It is a well-known fact that the world needs new antibiotics. But a lack of financial incentives means that companies in the space still have a hard time attracting investment and, ultimately, making a commercial success of their drugs.
This state of affairs has not put off Iterum Therapeutics, whose sole clinical asset, the antibiotic sulopenem, is in three pivotal trials which will soon yield data. But the company’s chief executive, Corey Fishman, admits that even if the results are positive cash could be a problem for the group.
|% of market cap||560%|
|Event||Data from Sure 1, 2 and 3 trials|
|Due||Q4 2019/Q1 2020|
At the last count Iterum had $51m in the bank, which will only be enough to get it into 2020. Mr Fishman tells Vantage that, in the near term, the company will be looking for opportunities to raise more funds.
But he concedes that upcoming results from the Sure studies of sulopenem might not be a sufficient trigger for a public offering. “We hope positive data would lead to a reasonable reaction in the stock. But we don’t really count on that in this space – the market caps of all antibiotic companies have been beaten down.”
This is certainly true of Iterum, which has lost nearly two-thirds of its value since going public in May 2018. Mr Fishman says the group is prepared to be “creative” about funding, and is also considering debt and partnering sulopenem in “non-core” territories such as Asia or South America.
Iterum believes it has a unique selling point: the company is gunning for the first approval for an oral penem, a class of antibiotic currently used for drug-resistant bacteria. Several penems are already on the market but all are given intravenously.
Sulopenem could have a couple of uses. Firstly it could be employed in a community setting like uncomplicated urinary tract infection (uUTI), where penems are not currently an option. Oral antibiotics of different classes are available but fluoroquinolones like ciprofloxacin are linked with resistance rates of up to 30%. In this setting, Iterum plans to focus its efforts on patients at a high risk of complications, such as the elderly or those with diabetes, if they have a bug that is resistant to therapy.
Sulopenem’s second use could be as an IV-to-oral regimen in patients hospitalised for more serious infections who are currently treated with IV-only penem antibiotics. Currently, these patients have two options once the immediate crisis is over, neither of which is ideal: they can remain in hospital longer than strictly necessary to continue IV therapy, or can be discharged with an oral non-penem antibiotic, which again raises the issue of resistance.
Within these two markets, Iterum hopes to target around ten million patients in the US each year: around seven million in the community setting and the rest in hospital.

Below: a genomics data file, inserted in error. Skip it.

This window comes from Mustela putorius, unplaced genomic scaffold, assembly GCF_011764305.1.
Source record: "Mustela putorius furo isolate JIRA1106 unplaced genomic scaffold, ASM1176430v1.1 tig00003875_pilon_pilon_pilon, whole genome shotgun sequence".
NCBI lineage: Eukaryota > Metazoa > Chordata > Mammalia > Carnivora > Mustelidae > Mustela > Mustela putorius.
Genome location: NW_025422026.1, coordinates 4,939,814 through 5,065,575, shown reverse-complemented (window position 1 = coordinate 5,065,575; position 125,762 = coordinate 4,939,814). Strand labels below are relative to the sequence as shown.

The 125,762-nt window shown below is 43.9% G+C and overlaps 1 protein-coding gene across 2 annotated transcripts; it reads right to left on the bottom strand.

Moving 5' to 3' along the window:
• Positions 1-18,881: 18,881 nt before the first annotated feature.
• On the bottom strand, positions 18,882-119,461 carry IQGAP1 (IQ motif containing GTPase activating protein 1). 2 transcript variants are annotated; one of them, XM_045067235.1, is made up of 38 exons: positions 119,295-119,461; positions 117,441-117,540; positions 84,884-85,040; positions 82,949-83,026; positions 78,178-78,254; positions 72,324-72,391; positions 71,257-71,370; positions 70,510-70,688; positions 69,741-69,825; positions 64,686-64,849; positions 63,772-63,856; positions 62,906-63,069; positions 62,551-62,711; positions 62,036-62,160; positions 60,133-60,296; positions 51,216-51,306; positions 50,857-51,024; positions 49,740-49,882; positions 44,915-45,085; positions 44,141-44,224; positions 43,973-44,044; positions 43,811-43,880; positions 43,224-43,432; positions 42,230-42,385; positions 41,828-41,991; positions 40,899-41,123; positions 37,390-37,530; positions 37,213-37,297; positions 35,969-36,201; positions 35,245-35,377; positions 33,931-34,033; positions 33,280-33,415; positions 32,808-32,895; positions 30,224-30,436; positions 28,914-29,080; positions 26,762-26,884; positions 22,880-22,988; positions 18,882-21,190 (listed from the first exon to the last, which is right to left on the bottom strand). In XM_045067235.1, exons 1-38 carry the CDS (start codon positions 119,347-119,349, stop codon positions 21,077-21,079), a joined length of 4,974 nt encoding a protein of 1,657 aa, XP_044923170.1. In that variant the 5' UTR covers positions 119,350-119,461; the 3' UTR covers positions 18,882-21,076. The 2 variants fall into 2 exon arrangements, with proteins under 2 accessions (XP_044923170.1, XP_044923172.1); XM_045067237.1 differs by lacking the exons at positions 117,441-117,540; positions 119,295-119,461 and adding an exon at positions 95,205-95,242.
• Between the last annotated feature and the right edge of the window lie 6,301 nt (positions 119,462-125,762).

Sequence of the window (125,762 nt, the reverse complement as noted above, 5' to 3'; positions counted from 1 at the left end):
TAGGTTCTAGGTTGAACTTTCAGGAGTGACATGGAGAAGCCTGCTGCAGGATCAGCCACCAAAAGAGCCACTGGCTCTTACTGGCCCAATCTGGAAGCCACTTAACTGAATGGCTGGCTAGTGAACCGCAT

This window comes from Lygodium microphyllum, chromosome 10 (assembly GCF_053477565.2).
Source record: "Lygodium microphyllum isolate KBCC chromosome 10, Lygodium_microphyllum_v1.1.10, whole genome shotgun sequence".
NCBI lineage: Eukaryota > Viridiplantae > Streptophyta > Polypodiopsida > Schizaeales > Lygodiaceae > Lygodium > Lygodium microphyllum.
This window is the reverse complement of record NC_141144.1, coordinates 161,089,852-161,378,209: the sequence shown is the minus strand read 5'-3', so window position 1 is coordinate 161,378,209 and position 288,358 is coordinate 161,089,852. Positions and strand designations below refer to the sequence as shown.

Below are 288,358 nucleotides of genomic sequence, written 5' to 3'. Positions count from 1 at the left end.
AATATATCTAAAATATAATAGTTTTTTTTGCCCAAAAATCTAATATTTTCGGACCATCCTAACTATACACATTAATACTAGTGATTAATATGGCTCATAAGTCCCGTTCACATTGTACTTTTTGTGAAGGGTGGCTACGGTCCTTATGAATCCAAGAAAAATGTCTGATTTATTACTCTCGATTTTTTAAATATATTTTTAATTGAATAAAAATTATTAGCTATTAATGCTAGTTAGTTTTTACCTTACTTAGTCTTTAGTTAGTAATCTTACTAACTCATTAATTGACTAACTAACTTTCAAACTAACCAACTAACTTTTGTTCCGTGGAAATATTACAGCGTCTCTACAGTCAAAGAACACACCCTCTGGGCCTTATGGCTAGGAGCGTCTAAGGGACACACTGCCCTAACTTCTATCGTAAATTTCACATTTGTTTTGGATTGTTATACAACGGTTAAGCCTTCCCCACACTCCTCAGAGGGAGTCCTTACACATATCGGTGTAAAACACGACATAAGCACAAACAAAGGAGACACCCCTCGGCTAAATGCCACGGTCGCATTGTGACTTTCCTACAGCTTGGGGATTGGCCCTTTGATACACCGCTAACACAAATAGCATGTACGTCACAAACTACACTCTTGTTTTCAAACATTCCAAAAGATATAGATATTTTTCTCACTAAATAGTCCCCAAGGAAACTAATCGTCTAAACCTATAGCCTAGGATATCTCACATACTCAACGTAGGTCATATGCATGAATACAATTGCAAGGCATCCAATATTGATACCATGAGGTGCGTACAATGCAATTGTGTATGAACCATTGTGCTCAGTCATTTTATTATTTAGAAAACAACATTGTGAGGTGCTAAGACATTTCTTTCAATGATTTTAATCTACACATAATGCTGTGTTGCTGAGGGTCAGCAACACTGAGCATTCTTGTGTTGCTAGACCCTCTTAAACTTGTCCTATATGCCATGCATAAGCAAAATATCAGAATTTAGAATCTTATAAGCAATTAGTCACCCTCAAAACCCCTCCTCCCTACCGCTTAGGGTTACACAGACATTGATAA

First, the company will have to show that its project is just as good as current antibiotic regimens, but without the problem of resistance. To this end, Iterum is running three pivotal trials of sulopenem in different settings, all designed to show non-inferiority to a relevant comparator on cure rates, defined as clinical response and the eradication of the pathogen in question.
The first data, from the Sure 2 and 3 trials, both testing IV-to-oral sulopenem, are due in the fourth quarter of this year. Sure 2, in complicated urinary tract infections (cUTIs), pits the project against IV ertapenem followed by oral ciprofloxacin; while Sure 3, in complicated intra-abdominal infections (cIAIs) compares sulopenem with IV ertapenem followed by a combination of oral ciprofloxacin and metronidazole.
Sure 1 will be the last study to read out, in the first quarter of 2020. It is evaluating oral sulopenem versus oral ciprofloxacin in uUTIs. As well as aiming to show non-inferiority, the study also has a chance to show superiority in patients with resistance to ciprofloxacin.
Even if successful, Iterum might not have this niche to itself for long. Another oral penem, Spero Therapeutics’ SPR994, is currently in a phase III trial in cUTI, Adapt-PO, due to complete next year.
EvaluatePharma sellside consensus expects SPR994 to be the biggest-selling penem in 2024. The hope is that Spero’s project could help patients avoid hospitalisation completely, but Iterum’s Mr Fishman believes this might be a step too far for conservative doctors.
“If you’re sick enough to go into hospital, physicians might be uncomfortable about sending you straight home on an oral antibiotic,” he says. The chief exec adds that twice-daily oral sulopenem could have a convenience advantage over SPR994, which is given three times a day.
Still, in the already tough antibiotic space, Iterum could do without another reason for investors to be wary about its project’s chances on the market.
|The penem antibiotic landscape|
|Annual sales ($m)|
|Product||Company||Status||Route of admin||2018||2024e|
|Orapenem/SPR994||Spero Therapeutics||Phase III||Oral||-||371|
|Merrem (meropenem)||Pfizer/Sumitomo Dainippon Pharma/Yuhan||Approved in US in 1996||IV||329||341|
|Sulopenem||Iterum Therapeutics||Phase III||IV and oral||-||323*|
|Primaxin (imipenem)||Merck & Co||Approved in US in 1985||IV||265||181|
|Invanz (ertapenem)||Merck & Co||Approved in US in 2001||IV||496||97|
|*Includes both oral and IV sales forecasts. Source: EvaluatePharma.|